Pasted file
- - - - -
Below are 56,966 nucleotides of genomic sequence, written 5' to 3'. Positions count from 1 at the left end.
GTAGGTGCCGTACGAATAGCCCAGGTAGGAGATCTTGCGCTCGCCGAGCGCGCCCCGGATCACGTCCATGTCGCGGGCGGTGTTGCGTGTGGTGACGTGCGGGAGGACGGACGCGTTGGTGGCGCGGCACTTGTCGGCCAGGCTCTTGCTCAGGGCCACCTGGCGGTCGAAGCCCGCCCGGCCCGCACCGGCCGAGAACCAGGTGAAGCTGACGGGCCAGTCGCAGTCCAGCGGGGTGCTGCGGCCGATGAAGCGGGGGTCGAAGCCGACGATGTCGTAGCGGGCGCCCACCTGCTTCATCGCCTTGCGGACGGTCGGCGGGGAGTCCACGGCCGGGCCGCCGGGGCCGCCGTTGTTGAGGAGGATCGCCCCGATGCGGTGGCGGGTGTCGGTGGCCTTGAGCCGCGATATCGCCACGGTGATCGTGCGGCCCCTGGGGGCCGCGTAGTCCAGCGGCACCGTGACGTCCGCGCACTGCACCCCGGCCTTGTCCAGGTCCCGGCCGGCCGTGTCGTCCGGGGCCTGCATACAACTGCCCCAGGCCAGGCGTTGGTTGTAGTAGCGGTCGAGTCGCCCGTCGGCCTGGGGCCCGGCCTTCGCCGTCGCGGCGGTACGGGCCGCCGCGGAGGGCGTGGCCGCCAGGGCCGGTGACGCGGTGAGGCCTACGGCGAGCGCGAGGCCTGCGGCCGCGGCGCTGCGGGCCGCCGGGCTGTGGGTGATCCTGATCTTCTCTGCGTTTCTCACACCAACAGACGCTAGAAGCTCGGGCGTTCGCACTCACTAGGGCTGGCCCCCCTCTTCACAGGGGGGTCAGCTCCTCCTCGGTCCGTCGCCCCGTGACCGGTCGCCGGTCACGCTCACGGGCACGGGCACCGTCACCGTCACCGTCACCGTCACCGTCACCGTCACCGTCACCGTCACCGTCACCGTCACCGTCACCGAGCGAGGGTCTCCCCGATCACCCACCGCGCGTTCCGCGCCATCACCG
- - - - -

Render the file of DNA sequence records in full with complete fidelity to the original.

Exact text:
Below are 56,966 nucleotides of genomic sequence, written 5' to 3'. Positions count from 1 at the left end.
GTAGGTGCCGTACGAATAGCCCAGGTAGGAGATCTTGCGCTCGCCGAGCGCGCCCCGGATCACGTCCATGTCGCGGGCGGTGTTGCGTGTGGTGACGTGCGGGAGGACGGACGCGTTGGTGGCGCGGCACTTGTCGGCCAGGCTCTTGCTCAGGGCCACCTGGCGGTCGAAGCCCGCCCGGCCCGCACCGGCCGAGAACCAGGTGAAGCTGACGGGCCAGTCGCAGTCCAGCGGGGTGCTGCGGCCGATGAAGCGGGGGTCGAAGCCGACGATGTCGTAGCGGGCGCCCACCTGCTTCATCGCCTTGCGGACGGTCGGCGGGGAGTCCACGGCCGGGCCGCCGGGGCCGCCGTTGTTGAGGAGGATCGCCCCGATGCGGTGGCGGGTGTCGGTGGCCTTGAGCCGCGATATCGCCACGGTGATCGTGCGGCCCCTGGGGGCCGCGTAGTCCAGCGGCACCGTGACGTCCGCGCACTGCACCCCGGCCTTGTCCAGGTCCCGGCCGGCCGTGTCGTCCGGGGCCTGCATACAACTGCCCCAGGCCAGGCGTTGGTTGTAGTAGCGGTCGAGTCGCCCGTCGGCCTGGGGCCCGGCCTTCGCCGTCGCGGCGGTACGGGCCGCCGCGGAGGGCGTGGCCGCCAGGGCCGGTGACGCGGTGAGGCCTACGGCGAGCGCGAGGCCTGCGGCCGCGGCGCTGCGGGCCGCCGGGCTGTGGGTGATCCTGATCTTCTCTGCGTTTCTCACACCAACAGACGCTAGAAGCTCGGGCGTTCGCACTCACTAGGGCTGGCCCCCCTCTTCACAGGGGGGTCAGCTCCTCCTCGGTCCGTCGCCCCGTGACCGGTCGCCGGTCACGCTCACGGGCACGGGCACCGTCACCGTCACCGTCACCGTCACCGTCACCGTCACCGTCACCGTCACCGTCACCGTCACCGTCACCGAGCGAGGGTCTCCCCGATCACCCACCGCGCGTTCCGCGCCATCACCG